October was all about returning the earth to cover the tunnel for another 200 years or so...


However, before we could do that, we wanted to put in a bit of protective buttressing to support the front arch - Andy Peters was nervous that the movement of the support walls meant he could only support the arch on the outer edge of the east wall, which could potentially move with the weight of soil above.  We therefore dug shallow pits on the east side, and using bricks as shuttering, and a couple of the steel pegs for extra support, formed two substantial cement buttresses.  We also put one in in the west side for extra safety.




The next fun bit was to remove the shoring that had been holding up the vertical bank at the 'water tower' end of the tunnel.  Having broken up the concrete covering the bottom of the Acrow props, this was 'just' a matter of careful dismantling of the hefty timbers...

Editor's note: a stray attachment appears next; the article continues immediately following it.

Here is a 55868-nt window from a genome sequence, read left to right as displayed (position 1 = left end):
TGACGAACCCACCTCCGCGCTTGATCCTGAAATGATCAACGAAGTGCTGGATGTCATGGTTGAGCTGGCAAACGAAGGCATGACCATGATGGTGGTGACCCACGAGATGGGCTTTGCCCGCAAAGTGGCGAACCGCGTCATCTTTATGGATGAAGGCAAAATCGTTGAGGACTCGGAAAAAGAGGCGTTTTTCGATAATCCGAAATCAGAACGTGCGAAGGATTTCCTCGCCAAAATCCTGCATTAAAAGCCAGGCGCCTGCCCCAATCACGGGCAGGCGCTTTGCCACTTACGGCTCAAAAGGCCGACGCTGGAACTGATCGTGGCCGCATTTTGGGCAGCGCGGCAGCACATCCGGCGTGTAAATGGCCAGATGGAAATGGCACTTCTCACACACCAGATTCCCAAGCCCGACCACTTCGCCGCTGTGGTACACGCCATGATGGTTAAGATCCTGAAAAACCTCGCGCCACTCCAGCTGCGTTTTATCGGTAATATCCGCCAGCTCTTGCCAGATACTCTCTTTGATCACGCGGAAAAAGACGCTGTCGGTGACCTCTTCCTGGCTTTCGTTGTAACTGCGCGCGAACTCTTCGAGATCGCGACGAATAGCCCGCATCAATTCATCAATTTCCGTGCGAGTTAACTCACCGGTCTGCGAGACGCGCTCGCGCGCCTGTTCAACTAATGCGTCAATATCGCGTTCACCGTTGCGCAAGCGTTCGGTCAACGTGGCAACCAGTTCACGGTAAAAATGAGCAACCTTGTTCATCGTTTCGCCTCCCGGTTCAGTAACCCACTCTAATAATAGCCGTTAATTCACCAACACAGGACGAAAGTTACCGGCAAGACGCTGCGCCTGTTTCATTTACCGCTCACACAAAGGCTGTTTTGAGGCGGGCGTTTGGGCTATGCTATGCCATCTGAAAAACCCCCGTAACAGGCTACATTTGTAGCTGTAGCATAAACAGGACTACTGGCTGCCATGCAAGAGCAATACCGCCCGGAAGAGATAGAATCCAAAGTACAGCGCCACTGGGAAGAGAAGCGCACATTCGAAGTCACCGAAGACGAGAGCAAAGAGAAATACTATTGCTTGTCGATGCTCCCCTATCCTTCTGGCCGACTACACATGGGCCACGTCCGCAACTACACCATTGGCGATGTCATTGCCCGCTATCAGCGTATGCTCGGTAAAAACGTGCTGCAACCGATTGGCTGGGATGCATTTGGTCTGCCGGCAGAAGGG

Pleasingly, very little earth came down in this process - clearly the shoring had performed its task well.


The next job was to waterproof the arch.  Soft Red bricks are not particularly waterproof - as I found out when I tried to use some electrical tools in the tunnel in heavy rain - not a good idea!  We therefore agreed to put a waterproof membrane over the tunnel befoe returning the soil - we did not want to rely on the clay in the soil to keep the rain out.



Also we needed to fit an armoured cable to enable us to have lighting to the ice house.  Peter kindly dug a narrow 1m deep trench down to the back of the WGL toilet block, into which we placed the cable.  He then partially filled it, we laid some warning tape in place, and he completed the back filling.



Finally Peter could start work restoring the earth over the tunnel.





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Last modified: 17/10/2017